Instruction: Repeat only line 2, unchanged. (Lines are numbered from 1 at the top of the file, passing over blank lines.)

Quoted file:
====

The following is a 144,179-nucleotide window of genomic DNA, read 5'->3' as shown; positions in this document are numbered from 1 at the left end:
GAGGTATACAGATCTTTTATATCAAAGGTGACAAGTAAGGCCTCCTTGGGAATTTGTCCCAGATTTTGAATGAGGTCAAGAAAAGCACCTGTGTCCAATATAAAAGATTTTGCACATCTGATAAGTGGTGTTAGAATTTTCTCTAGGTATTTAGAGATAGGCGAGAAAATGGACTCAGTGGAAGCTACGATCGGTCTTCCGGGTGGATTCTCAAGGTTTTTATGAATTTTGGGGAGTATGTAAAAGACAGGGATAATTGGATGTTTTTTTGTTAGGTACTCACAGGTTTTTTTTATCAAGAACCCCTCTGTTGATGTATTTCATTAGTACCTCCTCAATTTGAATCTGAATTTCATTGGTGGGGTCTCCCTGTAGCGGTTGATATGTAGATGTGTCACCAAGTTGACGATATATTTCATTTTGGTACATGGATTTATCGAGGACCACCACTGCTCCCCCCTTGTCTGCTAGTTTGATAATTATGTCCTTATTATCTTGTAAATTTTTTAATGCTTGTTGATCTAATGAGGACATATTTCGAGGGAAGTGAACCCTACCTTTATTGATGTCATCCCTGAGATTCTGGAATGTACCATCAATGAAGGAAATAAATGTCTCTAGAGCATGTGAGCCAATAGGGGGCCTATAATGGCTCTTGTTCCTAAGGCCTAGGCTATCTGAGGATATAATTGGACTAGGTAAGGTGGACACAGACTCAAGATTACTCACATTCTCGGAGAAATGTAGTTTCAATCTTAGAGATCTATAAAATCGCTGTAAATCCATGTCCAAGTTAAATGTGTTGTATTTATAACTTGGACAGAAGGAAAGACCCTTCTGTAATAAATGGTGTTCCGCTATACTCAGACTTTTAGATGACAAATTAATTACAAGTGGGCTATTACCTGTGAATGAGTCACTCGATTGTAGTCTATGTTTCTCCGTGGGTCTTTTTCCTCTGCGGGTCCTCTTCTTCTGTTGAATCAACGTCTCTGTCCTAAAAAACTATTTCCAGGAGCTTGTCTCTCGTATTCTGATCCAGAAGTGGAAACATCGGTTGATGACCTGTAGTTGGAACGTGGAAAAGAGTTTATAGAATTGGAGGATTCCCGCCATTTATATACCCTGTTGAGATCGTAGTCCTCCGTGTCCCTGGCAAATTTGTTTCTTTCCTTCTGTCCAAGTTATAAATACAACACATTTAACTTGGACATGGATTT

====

GAGGTATACAGATCTTTTATATCAAAGGTGACAAGTAAGGCCTCCTTGGGAATTTGTCCCAGATTTTGAATGAGGTCAAGAAAAGCACCTGTGTCCAATATAAAAGATTTTGCACATCTGATAAGTGGTGTTAGAATTTTCTCTAGGTATTTAGAGATAGGCGAGAAAATGGACTCAGTGGAAGCTACGATCGGTCTTCCGGGTGGATTCTCAAGGTTTTTATGAATTTTGGGGAGTATGTAAAAGACAGGGATAATTGGATGTTTTTTTGTTAGGTACTCACAGGTTTTTTTTATCAAGAACCCCTCTGTTGATGTATTTCATTAGTACCTCCTCAATTTGAATCTGAATTTCATTGGTGGGGTCTCCCTGTAGCGGTTGATATGTAGATGTGTCACCAAGTTGACGATATATTTCATTTTGGTACATGGATTTATCGAGGACCACCACTGCTCCCCCCTTGTCTGCTAGTTTGATAATTATGTCCTTATTATCTTGTAAATTTTTTAATGCTTGTTGATCTAATGAGGACATATTTCGAGGGAAGTGAACCCTACCTTTATTGATGTCATCCCTGAGATTCTGGAATGTACCATCAATGAAGGAAATAAATGTCTCTAGAGCATGTGAGCCAATAGGGGGCCTATAATGGCTCTTGTTCCTAAGGCCTAGGCTATCTGAGGATATAATTGGACTAGGTAAGGTGGACACAGACTCAAGATTACTCACATTCTCGGAGAAATGTAGTTTCAATCTTAGAGATCTATAAAATCGCTGTAAATCCATGTCCAAGTTAAATGTGTTGTATTTATAACTTGGACAGAAGGAAAGACCCTTCTGTAATAAATGGTGTTCCGCTATACTCAGACTTTTAGATGACAAATTAATTACAAGTGGGCTATTACCTGTGAATGAGTCACTCGATTGTAGTCTATGTTTCTCCGTGGGTCTTTTTCCTCTGCGGGTCCTCTTCTTCTGTTGAATCAACGTCTCTGTCCTAAAAAACTATTTCCAGGAGCTTGTCTCTCGTATTCTGATCCAGAAGTGGAAACATCGGTTGATGACCTGTAGTTGGAACGTGGAAAAGAGTTTATAGAATTGGAGGATTCCCGCCATTTATATACCCTGTTGAGATCGTAGTCCTCCGTGTCCCTGGCAAATTTGTTTCTTTCCTTCTGTCCAAGTTATAAATACAACACATTTAACTTGGACATGGATTT